Melbourne Journal of International Law
The contributions in this symposium were inspired by the celebration of the 10th anniversary of the Australian Red Cross Chair of International Humanitarian Law at The University of Melbourne. In recognition of the significant contribution the Chair has made to international humanitarian law, we invited leading scholars and practitioners to provide their perspectives on current trends and issues in the law of armed conflict.
It has always been the aim of the Melbourne Journal of International Law to promote discussion and debate of issues in international law. In keeping with this tradition, this edition features a collection of ‘think pieces’ designed to encourage reflection and provoke debate on present challenges and future developments in international humanitarian law. These think pieces are complemented by more traditional case notes, commentaries and book reviews dedicated to issues in international humanitarian law.
The contributors to this symposium have concentrated on four broad themes: before war, during war, after war, and law’s response to war.
Three contributors seek to define the limits of war. Michael N Schmitt’s commentary analyses the convergence of jus ad bellum and jus in bello in 21st century conflicts. Alison Duxbury draws on her own experience as a lecturer in international humanitarian law to consider how the preoccupation with defining conflict affects the application of international humanitarian law. Helen Durham examines the philosophical foundations of international humanitarian law by reference to ancient Greek mythology in order to explore the current embrace of international humanitarian law by the humanitarian sector. Continuing with the notion of ‘before war’, Robert J Mathews considers the contribution of major non-proliferation treaties and other efforts to control the tools of warfare.
Various perspectives are provided in regard to events occurring during war. Michelle Lesh examines the targeted killing judgment by the Israeli High Court of Justice, focusing on the Court’s characterisation of the conflict between Israel and terrorist organisations as an international armed conflict. John Tobin reflects on the complementary relationship between humanitarian law and human rights law in situations of armed conflict in light of recent practice by international bodies. Peter Rowe questions whether rules of engagement applicable to occupied territories should be published, and examines the consequences of publication from the perspective of both the civilian and the soldier. Timothy L H McCormack, the current holder of the Red Cross Chair, draws on his personal involvement in the David Hicks proceedings before the US military commission to highlight what he believes are three fundamental injustices of the military commission process.
The challenges faced by states dealing with the aftermath of war are the subject of considerable analysis by several contributors. Bruce Oswald reflects on the type of legal regime that should regulate the taking and handling of detainees in contemporary peace operations. Hilary Charlesworth explores the role of international humanitarian law in post-war Iraq, focusing on whether it can play a greater role in democracy building. Nicole Rogers’ commentary examines the role of the court trial in legitimating regime change through a theoretical critique of the first trial of Saddam Hussein and his co-defendants. Ralph Henham’s book review of Mark A Drumbl’s Atrocity, Punishment and International Law examines the punishment of crimes committed in times of conflict. Continuing with the theme of punishment, David Turns’ case note on the Application of the Convention on the Prevention and Punishment of the Crime of Genocide considers the issue of state responsibility for the crime of genocide.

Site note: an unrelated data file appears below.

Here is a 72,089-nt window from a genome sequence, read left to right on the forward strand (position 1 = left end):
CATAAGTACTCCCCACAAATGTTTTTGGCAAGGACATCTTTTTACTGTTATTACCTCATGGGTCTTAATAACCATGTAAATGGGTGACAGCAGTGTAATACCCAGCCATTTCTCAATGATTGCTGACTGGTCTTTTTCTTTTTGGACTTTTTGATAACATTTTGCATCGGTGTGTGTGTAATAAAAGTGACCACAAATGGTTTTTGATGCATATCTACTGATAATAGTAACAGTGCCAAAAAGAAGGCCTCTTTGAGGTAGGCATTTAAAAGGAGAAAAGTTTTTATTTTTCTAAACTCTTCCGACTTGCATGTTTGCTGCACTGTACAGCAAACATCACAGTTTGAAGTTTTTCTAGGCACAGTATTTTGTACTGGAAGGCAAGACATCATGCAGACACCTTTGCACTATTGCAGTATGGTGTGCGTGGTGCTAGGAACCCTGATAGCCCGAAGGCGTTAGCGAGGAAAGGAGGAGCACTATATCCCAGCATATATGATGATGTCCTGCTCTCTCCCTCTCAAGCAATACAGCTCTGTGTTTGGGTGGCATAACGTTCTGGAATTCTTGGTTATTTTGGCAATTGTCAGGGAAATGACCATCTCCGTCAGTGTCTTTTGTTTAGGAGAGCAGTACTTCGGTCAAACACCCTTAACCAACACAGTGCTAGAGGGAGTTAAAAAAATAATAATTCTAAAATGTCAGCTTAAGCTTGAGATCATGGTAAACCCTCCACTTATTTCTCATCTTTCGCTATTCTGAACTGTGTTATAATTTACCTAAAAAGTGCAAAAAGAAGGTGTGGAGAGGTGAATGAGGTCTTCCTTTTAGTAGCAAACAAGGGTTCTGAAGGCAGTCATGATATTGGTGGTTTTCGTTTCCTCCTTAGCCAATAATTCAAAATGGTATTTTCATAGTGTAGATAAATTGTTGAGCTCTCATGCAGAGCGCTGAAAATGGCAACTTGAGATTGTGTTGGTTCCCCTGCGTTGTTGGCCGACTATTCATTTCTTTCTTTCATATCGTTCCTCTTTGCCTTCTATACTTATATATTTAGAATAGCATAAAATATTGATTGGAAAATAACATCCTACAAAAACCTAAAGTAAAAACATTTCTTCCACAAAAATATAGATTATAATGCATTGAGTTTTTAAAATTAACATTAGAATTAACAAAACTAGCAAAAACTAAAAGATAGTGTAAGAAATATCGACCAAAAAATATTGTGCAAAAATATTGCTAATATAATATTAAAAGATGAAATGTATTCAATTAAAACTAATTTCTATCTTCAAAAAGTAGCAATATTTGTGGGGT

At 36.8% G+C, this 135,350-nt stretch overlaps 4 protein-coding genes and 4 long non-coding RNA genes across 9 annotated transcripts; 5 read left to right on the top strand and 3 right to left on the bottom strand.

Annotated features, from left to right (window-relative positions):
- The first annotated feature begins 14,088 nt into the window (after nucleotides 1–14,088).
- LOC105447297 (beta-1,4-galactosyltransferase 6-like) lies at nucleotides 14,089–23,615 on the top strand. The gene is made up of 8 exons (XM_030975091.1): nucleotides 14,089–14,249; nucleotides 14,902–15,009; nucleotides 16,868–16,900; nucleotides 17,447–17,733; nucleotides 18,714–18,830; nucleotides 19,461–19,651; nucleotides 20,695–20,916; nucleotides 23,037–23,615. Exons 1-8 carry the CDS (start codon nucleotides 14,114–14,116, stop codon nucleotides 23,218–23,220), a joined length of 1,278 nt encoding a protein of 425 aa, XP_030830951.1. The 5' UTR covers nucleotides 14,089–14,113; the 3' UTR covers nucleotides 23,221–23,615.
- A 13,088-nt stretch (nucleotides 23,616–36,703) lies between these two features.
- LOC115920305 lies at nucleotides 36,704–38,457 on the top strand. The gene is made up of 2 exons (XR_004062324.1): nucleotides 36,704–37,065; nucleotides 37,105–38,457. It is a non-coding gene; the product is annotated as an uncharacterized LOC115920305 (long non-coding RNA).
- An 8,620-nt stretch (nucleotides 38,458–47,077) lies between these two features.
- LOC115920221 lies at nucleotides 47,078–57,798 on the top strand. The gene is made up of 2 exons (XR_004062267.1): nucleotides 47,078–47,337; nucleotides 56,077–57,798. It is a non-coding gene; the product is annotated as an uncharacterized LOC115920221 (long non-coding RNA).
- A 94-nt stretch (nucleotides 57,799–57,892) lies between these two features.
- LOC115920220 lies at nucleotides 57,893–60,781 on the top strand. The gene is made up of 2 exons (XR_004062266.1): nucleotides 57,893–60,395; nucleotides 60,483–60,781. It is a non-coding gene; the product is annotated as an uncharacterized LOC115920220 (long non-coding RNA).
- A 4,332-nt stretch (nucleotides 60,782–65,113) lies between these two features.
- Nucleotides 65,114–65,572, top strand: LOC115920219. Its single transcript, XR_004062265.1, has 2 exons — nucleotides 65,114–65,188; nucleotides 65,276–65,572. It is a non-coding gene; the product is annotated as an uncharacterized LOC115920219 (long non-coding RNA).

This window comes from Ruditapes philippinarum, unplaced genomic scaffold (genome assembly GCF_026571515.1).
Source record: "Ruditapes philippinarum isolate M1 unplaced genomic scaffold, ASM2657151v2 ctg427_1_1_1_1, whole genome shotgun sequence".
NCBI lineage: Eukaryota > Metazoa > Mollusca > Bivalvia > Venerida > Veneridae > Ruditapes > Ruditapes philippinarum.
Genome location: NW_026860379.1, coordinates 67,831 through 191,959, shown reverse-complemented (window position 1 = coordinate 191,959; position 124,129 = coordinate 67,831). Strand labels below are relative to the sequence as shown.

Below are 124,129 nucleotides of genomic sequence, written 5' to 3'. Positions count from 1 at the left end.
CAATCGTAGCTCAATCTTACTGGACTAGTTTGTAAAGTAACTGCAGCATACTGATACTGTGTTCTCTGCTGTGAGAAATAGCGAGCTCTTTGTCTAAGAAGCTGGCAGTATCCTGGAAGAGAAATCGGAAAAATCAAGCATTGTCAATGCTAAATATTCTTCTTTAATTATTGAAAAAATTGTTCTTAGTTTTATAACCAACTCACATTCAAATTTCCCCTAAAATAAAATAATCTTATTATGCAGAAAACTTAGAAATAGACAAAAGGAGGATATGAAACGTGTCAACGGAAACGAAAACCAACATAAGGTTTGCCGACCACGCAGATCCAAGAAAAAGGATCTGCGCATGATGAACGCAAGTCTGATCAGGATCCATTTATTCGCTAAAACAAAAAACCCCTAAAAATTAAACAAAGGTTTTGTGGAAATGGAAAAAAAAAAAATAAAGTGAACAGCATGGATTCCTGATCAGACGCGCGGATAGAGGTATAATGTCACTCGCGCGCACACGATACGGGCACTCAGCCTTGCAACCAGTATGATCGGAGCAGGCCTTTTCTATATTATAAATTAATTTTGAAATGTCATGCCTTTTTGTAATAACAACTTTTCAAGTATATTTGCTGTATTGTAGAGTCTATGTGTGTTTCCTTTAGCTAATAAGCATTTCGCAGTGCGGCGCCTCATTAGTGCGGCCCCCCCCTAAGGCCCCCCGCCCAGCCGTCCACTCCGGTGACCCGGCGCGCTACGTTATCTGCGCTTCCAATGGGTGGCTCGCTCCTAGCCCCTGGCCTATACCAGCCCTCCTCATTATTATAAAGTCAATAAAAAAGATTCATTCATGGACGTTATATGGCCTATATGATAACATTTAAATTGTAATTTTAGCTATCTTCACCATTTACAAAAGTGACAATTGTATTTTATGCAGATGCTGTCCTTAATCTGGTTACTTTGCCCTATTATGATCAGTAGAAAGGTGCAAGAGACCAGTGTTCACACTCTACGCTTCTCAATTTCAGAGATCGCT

The final symposium theme reflects on the way in which law has been used to respond to war. Gerry Simpson examines the increasing juridification of war, using the example of the death of Baha Mousa to highlight the consequences of law’s hegemony over war. This concept is further analysed in Dale Stephens’ review of David Kennedy’s account of the influence of law over military decision-making in Of War and Law.
The traditional paradigm viewing international humanitarian law as a lex specialis regime of international law is then disrupted by reflections on the broader human consequences of conflict. B S Chimni, a leading scholar in third world approaches to international law, exposes the link between international law and colonialism before revealing how contemporary international law continues to alienate the ‘Other’, the third world subaltern. The theme of the Other is also explored in Fleur Johns’ review of International Law and its Others, edited by Anne Orford. The contributors to Professor Orford’s book engage in diverse interdisciplinary analyses of the relationship between international law and those it defines as the Other.
This edition concludes with a comment by Gregor Noll responding to the publication of James C Hathaway’s ‘Why Refugee Law Still Matters’ in volume 8(1) of the Journal. Our aim in publishing Professor Hathaway’s feature was to provoke reflection and debate on the role of refugee law in balancing the human rights of refugees and the sovereign rights of states. In his response to Professor Hathaway, Dr Noll seeks to focus attention on the implications of Hathaway’s proposal on the rights of the refugees, drawing on both international human rights law and the Kantian right to hospitality.
We would like to thank those who have made this special edition possible, especially the Australian Red Cross for its generous support as a sponsor of this edition of the Journal. We would also like to thank Mr Bruce Oswald for his enthusiasm, energy and guidance.